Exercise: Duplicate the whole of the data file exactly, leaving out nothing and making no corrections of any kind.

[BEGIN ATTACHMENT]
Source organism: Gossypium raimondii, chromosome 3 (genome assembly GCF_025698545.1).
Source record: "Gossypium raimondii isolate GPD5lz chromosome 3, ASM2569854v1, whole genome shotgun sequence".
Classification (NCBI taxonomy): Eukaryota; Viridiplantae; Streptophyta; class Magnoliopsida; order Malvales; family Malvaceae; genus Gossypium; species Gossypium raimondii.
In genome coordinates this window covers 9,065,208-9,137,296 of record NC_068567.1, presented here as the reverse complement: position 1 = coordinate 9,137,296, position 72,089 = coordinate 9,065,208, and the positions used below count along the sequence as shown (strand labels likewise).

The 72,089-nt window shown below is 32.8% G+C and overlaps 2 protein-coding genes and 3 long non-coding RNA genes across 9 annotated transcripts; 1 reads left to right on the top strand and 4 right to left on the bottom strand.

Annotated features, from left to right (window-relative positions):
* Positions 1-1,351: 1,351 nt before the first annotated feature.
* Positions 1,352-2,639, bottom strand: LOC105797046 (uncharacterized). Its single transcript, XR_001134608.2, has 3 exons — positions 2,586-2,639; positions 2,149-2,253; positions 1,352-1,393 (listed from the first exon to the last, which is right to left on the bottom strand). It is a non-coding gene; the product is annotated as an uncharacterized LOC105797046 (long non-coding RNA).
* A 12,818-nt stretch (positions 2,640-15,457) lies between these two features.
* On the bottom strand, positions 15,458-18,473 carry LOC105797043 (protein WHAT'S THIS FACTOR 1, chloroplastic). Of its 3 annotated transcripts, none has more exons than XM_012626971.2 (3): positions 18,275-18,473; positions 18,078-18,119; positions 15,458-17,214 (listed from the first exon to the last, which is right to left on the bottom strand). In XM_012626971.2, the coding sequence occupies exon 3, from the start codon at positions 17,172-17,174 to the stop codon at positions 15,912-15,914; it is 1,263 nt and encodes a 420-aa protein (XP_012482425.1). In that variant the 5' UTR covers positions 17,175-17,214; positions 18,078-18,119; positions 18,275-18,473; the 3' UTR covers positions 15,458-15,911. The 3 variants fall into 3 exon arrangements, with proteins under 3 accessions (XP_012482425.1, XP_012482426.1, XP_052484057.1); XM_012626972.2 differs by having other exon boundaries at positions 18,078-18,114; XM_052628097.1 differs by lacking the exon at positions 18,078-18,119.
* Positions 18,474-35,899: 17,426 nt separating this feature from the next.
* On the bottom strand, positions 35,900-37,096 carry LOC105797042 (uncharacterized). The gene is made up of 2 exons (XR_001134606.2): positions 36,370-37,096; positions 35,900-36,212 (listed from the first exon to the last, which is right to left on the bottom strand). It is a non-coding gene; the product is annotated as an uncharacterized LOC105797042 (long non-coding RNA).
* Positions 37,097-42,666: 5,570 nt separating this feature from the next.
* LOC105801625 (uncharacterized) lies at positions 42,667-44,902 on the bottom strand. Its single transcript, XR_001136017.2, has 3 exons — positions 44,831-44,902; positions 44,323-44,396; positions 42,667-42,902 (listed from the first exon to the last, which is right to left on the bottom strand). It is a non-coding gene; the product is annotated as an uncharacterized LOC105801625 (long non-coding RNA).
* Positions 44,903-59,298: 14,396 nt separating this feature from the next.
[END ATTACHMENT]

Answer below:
Source organism: Gossypium raimondii, chromosome 3 (genome assembly GCF_025698545.1).
Source record: "Gossypium raimondii isolate GPD5lz chromosome 3, ASM2569854v1, whole genome shotgun sequence".
Classification (NCBI taxonomy): Eukaryota; Viridiplantae; Streptophyta; class Magnoliopsida; order Malvales; family Malvaceae; genus Gossypium; species Gossypium raimondii.
In genome coordinates this window covers 9,065,208-9,137,296 of record NC_068567.1, presented here as the reverse complement: position 1 = coordinate 9,137,296, position 72,089 = coordinate 9,065,208, and the positions used below count along the sequence as shown (strand labels likewise).

The 72,089-nt window shown below is 32.8% G+C and overlaps 2 protein-coding genes and 3 long non-coding RNA genes across 9 annotated transcripts; 1 reads left to right on the top strand and 4 right to left on the bottom strand.

Annotated features, from left to right (window-relative positions):
* Positions 1-1,351: 1,351 nt before the first annotated feature.
* Positions 1,352-2,639, bottom strand: LOC105797046 (uncharacterized). Its single transcript, XR_001134608.2, has 3 exons — positions 2,586-2,639; positions 2,149-2,253; positions 1,352-1,393 (listed from the first exon to the last, which is right to left on the bottom strand). It is a non-coding gene; the product is annotated as an uncharacterized LOC105797046 (long non-coding RNA).
* A 12,818-nt stretch (positions 2,640-15,457) lies between these two features.
* On the bottom strand, positions 15,458-18,473 carry LOC105797043 (protein WHAT'S THIS FACTOR 1, chloroplastic). Of its 3 annotated transcripts, none has more exons than XM_012626971.2 (3): positions 18,275-18,473; positions 18,078-18,119; positions 15,458-17,214 (listed from the first exon to the last, which is right to left on the bottom strand). In XM_012626971.2, the coding sequence occupies exon 3, from the start codon at positions 17,172-17,174 to the stop codon at positions 15,912-15,914; it is 1,263 nt and encodes a 420-aa protein (XP_012482425.1). In that variant the 5' UTR covers positions 17,175-17,214; positions 18,078-18,119; positions 18,275-18,473; the 3' UTR covers positions 15,458-15,911. The 3 variants fall into 3 exon arrangements, with proteins under 3 accessions (XP_012482425.1, XP_012482426.1, XP_052484057.1); XM_012626972.2 differs by having other exon boundaries at positions 18,078-18,114; XM_052628097.1 differs by lacking the exon at positions 18,078-18,119.
* Positions 18,474-35,899: 17,426 nt separating this feature from the next.
* On the bottom strand, positions 35,900-37,096 carry LOC105797042 (uncharacterized). The gene is made up of 2 exons (XR_001134606.2): positions 36,370-37,096; positions 35,900-36,212 (listed from the first exon to the last, which is right to left on the bottom strand). It is a non-coding gene; the product is annotated as an uncharacterized LOC105797042 (long non-coding RNA).
* Positions 37,097-42,666: 5,570 nt separating this feature from the next.
* LOC105801625 (uncharacterized) lies at positions 42,667-44,902 on the bottom strand. Its single transcript, XR_001136017.2, has 3 exons — positions 44,831-44,902; positions 44,323-44,396; positions 42,667-42,902 (listed from the first exon to the last, which is right to left on the bottom strand). It is a non-coding gene; the product is annotated as an uncharacterized LOC105801625 (long non-coding RNA).
* Positions 44,903-59,298: 14,396 nt separating this feature from the next.